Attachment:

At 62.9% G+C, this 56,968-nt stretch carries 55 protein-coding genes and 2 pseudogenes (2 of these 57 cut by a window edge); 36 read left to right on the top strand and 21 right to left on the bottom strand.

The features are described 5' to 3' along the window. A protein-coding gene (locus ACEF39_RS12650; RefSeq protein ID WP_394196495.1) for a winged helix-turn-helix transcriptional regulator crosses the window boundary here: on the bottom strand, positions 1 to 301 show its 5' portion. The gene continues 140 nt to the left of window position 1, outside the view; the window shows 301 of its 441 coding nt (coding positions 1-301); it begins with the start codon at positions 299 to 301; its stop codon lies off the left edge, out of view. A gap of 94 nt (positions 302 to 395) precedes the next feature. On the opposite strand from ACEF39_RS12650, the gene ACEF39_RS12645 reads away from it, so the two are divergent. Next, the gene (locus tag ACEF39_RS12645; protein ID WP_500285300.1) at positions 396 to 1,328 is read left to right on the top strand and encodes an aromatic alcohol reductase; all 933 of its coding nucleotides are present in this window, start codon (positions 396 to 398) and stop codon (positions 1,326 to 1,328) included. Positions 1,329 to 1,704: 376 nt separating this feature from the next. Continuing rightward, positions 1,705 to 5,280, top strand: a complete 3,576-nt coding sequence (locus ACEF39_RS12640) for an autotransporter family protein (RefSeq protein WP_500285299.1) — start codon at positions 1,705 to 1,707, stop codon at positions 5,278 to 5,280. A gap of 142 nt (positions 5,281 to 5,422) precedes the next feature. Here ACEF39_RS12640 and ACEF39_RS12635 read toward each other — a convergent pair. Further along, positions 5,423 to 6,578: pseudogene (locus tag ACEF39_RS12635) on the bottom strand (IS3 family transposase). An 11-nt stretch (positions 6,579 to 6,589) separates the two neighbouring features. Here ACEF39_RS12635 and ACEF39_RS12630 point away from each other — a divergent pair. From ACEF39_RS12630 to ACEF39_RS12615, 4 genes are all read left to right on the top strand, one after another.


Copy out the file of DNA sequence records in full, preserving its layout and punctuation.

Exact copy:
At 62.9% G+C, this 56,968-nt stretch carries 55 protein-coding genes and 2 pseudogenes (2 of these 57 cut by a window edge); 36 read left to right on the top strand and 21 right to left on the bottom strand.

The features are described 5' to 3' along the window. A protein-coding gene (locus ACEF39_RS12650; RefSeq protein ID WP_394196495.1) for a winged helix-turn-helix transcriptional regulator crosses the window boundary here: on the bottom strand, positions 1 to 301 show its 5' portion. The gene continues 140 nt to the left of window position 1, outside the view; the window shows 301 of its 441 coding nt (coding positions 1-301); it begins with the start codon at positions 299 to 301; its stop codon lies off the left edge, out of view. A gap of 94 nt (positions 302 to 395) precedes the next feature. On the opposite strand from ACEF39_RS12650, the gene ACEF39_RS12645 reads away from it, so the two are divergent. Next, the gene (locus tag ACEF39_RS12645; protein ID WP_500285300.1) at positions 396 to 1,328 is read left to right on the top strand and encodes an aromatic alcohol reductase; all 933 of its coding nucleotides are present in this window, start codon (positions 396 to 398) and stop codon (positions 1,326 to 1,328) included. Positions 1,329 to 1,704: 376 nt separating this feature from the next. Continuing rightward, positions 1,705 to 5,280, top strand: a complete 3,576-nt coding sequence (locus ACEF39_RS12640) for an autotransporter family protein (RefSeq protein WP_500285299.1) — start codon at positions 1,705 to 1,707, stop codon at positions 5,278 to 5,280. A gap of 142 nt (positions 5,281 to 5,422) precedes the next feature. Here ACEF39_RS12640 and ACEF39_RS12635 read toward each other — a convergent pair. Further along, positions 5,423 to 6,578: pseudogene (locus tag ACEF39_RS12635) on the bottom strand (IS3 family transposase). An 11-nt stretch (positions 6,579 to 6,589) separates the two neighbouring features. Here ACEF39_RS12635 and ACEF39_RS12630 point away from each other — a divergent pair. From ACEF39_RS12630 to ACEF39_RS12615, 4 genes are all read left to right on the top strand, one after another.